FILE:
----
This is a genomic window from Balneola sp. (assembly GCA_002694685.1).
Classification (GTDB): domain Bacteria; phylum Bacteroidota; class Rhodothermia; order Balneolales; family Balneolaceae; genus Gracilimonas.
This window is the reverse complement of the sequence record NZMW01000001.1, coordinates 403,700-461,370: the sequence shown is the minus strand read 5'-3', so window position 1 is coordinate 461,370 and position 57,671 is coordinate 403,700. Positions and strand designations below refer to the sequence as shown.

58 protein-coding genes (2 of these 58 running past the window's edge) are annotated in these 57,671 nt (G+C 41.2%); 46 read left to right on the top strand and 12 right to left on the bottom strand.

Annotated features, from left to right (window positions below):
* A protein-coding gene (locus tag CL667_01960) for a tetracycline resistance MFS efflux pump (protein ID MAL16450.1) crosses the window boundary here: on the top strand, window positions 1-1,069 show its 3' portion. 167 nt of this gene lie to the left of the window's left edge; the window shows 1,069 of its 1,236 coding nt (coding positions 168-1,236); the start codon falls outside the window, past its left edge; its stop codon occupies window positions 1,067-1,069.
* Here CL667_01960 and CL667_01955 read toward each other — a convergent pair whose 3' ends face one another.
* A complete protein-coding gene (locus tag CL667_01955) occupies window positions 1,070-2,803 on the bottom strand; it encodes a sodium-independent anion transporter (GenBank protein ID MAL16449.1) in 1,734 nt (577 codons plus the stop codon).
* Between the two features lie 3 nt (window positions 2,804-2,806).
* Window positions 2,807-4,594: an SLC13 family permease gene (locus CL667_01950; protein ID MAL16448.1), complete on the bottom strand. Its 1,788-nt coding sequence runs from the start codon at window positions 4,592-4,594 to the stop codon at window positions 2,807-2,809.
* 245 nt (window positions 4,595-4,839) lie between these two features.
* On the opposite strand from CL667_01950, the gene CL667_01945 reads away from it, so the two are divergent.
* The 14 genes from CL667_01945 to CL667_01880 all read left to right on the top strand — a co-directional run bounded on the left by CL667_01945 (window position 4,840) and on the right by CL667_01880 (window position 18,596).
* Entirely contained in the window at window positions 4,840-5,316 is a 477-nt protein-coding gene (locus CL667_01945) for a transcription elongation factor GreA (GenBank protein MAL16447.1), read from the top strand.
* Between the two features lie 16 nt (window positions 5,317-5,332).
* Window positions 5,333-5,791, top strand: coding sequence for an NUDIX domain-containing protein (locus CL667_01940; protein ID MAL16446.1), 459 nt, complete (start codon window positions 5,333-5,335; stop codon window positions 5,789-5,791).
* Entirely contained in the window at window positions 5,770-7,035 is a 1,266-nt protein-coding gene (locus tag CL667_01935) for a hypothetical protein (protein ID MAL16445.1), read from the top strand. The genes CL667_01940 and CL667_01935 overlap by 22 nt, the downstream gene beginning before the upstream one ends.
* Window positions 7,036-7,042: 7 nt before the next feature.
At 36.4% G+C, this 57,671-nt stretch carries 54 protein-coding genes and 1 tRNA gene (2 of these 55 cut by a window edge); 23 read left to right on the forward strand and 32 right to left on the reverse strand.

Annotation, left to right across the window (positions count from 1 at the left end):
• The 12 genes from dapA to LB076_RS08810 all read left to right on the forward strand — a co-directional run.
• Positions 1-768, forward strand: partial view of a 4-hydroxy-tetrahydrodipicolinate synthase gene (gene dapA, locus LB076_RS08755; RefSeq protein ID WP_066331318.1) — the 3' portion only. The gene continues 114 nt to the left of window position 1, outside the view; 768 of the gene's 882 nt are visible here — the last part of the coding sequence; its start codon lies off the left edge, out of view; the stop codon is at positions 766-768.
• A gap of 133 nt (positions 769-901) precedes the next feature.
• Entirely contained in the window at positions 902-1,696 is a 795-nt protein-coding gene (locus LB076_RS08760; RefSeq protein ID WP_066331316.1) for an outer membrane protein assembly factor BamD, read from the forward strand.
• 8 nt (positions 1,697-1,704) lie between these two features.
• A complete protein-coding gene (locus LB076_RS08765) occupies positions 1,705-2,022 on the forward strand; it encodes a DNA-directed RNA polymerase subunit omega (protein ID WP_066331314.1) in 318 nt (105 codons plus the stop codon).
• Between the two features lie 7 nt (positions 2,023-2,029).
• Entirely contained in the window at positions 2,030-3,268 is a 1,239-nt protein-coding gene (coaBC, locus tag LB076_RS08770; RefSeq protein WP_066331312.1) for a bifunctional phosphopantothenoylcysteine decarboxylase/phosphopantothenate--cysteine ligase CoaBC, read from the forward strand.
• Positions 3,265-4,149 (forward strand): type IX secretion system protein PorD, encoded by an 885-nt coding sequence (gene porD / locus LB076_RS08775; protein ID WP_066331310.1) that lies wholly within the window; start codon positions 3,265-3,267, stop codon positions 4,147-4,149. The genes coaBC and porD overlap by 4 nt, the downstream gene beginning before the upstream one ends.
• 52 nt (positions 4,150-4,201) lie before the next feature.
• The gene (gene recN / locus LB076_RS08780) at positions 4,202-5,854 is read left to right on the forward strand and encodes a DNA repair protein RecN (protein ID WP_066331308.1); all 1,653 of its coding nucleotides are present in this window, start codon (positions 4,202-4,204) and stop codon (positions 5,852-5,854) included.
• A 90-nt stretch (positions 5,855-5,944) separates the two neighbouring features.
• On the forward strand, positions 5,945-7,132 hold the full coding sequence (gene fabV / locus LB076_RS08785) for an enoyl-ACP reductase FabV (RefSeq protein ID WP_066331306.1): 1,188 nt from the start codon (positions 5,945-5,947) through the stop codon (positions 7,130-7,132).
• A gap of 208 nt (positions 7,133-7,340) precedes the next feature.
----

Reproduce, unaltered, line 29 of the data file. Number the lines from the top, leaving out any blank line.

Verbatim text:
• Positions 3,265-4,149 (forward strand): type IX secretion system protein PorD, encoded by an 885-nt coding sequence (gene porD / locus LB076_RS08775; protein ID WP_066331310.1) that lies wholly within the window; start codon positions 3,265-3,267, stop codon positions 4,147-4,149. The genes coaBC and porD overlap by 4 nt, the downstream gene beginning before the upstream one ends.